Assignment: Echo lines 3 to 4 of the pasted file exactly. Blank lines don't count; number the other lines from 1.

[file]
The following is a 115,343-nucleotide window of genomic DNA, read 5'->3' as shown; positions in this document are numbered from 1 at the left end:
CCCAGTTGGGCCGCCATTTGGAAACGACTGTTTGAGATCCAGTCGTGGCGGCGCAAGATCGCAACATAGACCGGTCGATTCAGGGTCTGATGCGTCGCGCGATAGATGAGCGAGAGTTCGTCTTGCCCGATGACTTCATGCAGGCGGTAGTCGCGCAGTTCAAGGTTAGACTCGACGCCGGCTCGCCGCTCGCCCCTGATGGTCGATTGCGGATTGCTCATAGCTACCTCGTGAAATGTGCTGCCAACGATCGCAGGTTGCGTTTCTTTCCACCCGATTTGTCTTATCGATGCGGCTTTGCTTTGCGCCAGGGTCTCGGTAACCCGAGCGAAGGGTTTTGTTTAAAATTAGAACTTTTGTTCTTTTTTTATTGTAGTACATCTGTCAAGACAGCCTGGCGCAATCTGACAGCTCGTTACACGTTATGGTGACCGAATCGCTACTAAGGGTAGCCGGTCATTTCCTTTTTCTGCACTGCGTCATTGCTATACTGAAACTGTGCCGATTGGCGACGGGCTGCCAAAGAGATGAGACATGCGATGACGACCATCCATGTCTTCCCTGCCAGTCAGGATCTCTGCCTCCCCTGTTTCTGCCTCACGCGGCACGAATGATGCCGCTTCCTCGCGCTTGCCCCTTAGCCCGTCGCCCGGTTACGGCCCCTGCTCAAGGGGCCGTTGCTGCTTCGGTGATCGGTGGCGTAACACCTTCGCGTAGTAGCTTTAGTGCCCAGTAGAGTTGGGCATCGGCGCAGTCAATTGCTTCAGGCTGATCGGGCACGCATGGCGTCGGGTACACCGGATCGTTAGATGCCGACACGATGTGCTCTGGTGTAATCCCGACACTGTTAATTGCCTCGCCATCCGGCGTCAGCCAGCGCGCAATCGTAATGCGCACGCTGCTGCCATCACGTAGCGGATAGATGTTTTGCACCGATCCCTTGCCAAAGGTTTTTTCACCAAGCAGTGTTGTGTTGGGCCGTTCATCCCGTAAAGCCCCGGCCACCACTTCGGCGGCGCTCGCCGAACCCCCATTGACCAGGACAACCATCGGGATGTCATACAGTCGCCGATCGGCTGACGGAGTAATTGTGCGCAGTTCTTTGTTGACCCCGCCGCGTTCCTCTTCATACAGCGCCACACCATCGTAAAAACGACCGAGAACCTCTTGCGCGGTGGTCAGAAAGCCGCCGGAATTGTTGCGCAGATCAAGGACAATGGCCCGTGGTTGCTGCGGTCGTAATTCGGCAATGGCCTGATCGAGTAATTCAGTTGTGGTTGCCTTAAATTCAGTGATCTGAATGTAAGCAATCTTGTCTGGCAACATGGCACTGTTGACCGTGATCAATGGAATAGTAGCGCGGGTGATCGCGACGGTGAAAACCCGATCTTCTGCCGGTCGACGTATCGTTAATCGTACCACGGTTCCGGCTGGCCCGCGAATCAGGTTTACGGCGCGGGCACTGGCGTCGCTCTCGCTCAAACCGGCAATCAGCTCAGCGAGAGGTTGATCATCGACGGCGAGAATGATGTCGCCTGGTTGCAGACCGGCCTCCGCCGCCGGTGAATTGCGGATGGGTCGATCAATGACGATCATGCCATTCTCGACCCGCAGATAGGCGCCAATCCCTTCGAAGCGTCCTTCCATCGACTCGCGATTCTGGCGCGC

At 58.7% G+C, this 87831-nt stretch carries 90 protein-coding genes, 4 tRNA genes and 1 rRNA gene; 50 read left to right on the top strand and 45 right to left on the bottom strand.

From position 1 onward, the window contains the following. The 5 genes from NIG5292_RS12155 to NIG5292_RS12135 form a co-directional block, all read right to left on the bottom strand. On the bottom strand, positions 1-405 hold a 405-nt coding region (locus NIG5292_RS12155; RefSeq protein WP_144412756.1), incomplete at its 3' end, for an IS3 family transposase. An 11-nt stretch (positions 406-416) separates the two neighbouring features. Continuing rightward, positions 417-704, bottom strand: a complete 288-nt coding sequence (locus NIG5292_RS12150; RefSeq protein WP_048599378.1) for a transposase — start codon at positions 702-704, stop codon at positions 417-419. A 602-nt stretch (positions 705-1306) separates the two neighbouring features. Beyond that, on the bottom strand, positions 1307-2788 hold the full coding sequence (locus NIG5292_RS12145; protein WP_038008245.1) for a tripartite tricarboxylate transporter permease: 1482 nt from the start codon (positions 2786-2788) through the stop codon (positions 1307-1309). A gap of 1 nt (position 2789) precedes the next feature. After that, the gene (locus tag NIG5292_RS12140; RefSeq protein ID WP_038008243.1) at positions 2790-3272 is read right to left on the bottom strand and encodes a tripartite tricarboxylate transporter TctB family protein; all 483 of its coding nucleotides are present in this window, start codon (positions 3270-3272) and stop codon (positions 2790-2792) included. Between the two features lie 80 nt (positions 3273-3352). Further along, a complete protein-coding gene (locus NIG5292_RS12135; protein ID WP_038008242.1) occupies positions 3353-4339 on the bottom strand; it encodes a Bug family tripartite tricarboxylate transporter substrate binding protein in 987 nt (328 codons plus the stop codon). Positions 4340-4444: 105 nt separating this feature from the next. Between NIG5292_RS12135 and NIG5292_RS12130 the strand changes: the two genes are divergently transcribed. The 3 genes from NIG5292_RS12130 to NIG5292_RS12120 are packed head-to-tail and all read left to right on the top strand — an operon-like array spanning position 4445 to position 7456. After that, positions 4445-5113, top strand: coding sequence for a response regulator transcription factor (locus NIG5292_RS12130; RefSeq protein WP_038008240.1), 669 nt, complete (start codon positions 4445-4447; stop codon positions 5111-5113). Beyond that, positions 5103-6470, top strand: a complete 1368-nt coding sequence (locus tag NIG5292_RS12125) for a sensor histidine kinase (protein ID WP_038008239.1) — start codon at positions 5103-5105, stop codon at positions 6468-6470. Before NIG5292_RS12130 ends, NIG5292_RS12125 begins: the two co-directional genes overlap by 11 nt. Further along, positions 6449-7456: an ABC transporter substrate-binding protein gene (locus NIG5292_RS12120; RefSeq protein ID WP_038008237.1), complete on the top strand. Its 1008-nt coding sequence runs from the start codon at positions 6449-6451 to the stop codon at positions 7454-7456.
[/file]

At 58.7% G+C, this 87831-nt stretch carries 90 protein-coding genes, 4 tRNA genes and 1 rRNA gene; 50 read left to right on the top strand and 45 right to left on the bottom strand.

From position 1 onward, the window contains the following. The 5 genes from NIG5292_RS12155 to NIG5292_RS12135 form a co-directional block, all read right to left on the bottom strand. On the bottom strand, positions 1-405 hold a 405-nt coding region (locus NIG5292_RS12155; RefSeq protein WP_144412756.1), incomplete at its 3' end, for an IS3 family transposase. An 11-nt stretch (positions 406-416) separates the two neighbouring features. Continuing rightward, positions 417-704, bottom strand: a complete 288-nt coding sequence (locus NIG5292_RS12150; RefSeq protein WP_048599378.1) for a transposase — start codon at positions 702-704, stop codon at positions 417-419. A 602-nt stretch (positions 705-1306) separates the two neighbouring features. Beyond that, on the bottom strand, positions 1307-2788 hold the full coding sequence (locus NIG5292_RS12145; protein WP_038008245.1) for a tripartite tricarboxylate transporter permease: 1482 nt from the start codon (positions 2786-2788) through the stop codon (positions 1307-1309). A gap of 1 nt (position 2789) precedes the next feature. After that, the gene (locus tag NIG5292_RS12140; RefSeq protein ID WP_038008243.1) at positions 2790-3272 is read right to left on the bottom strand and encodes a tripartite tricarboxylate transporter TctB family protein; all 483 of its coding nucleotides are present in this window, start codon (positions 3270-3272) and stop codon (positions 2790-2792) included. Between the two features lie 80 nt (positions 3273-3352). Further along, a complete protein-coding gene (locus NIG5292_RS12135; protein ID WP_038008242.1) occupies positions 3353-4339 on the bottom strand; it encodes a Bug family tripartite tricarboxylate transporter substrate binding protein in 987 nt (328 codons plus the stop codon). Positions 4340-4444: 105 nt separating this feature from the next. Between NIG5292_RS12135 and NIG5292_RS12130 the strand changes: the two genes are divergently transcribed. The 3 genes from NIG5292_RS12130 to NIG5292_RS12120 are packed head-to-tail and all read left to right on the top strand — an operon-like array spanning position 4445 to position 7456. After that, positions 4445-5113, top strand: coding sequence for a response regulator transcription factor (locus NIG5292_RS12130; RefSeq protein WP_038008240.1), 669 nt, complete (start codon positions 4445-4447; stop codon positions 5111-5113). Beyond that, positions 5103-6470, top strand: a complete 1368-nt coding sequence (locus tag NIG5292_RS12125) for a sensor histidine kinase (protein ID WP_038008239.1) — start codon at positions 5103-5105, stop codon at positions 6468-6470. Before NIG5292_RS12130 ends, NIG5292_RS12125 begins: the two co-directional genes overlap by 11 nt. Further along, positions 6449-7456: an ABC transporter substrate-binding protein gene (locus NIG5292_RS12120; RefSeq protein ID WP_038008237.1), complete on the top strand. Its 1008-nt coding sequence runs from the start codon at positions 6449-6451 to the stop codon at positions 7454-7456.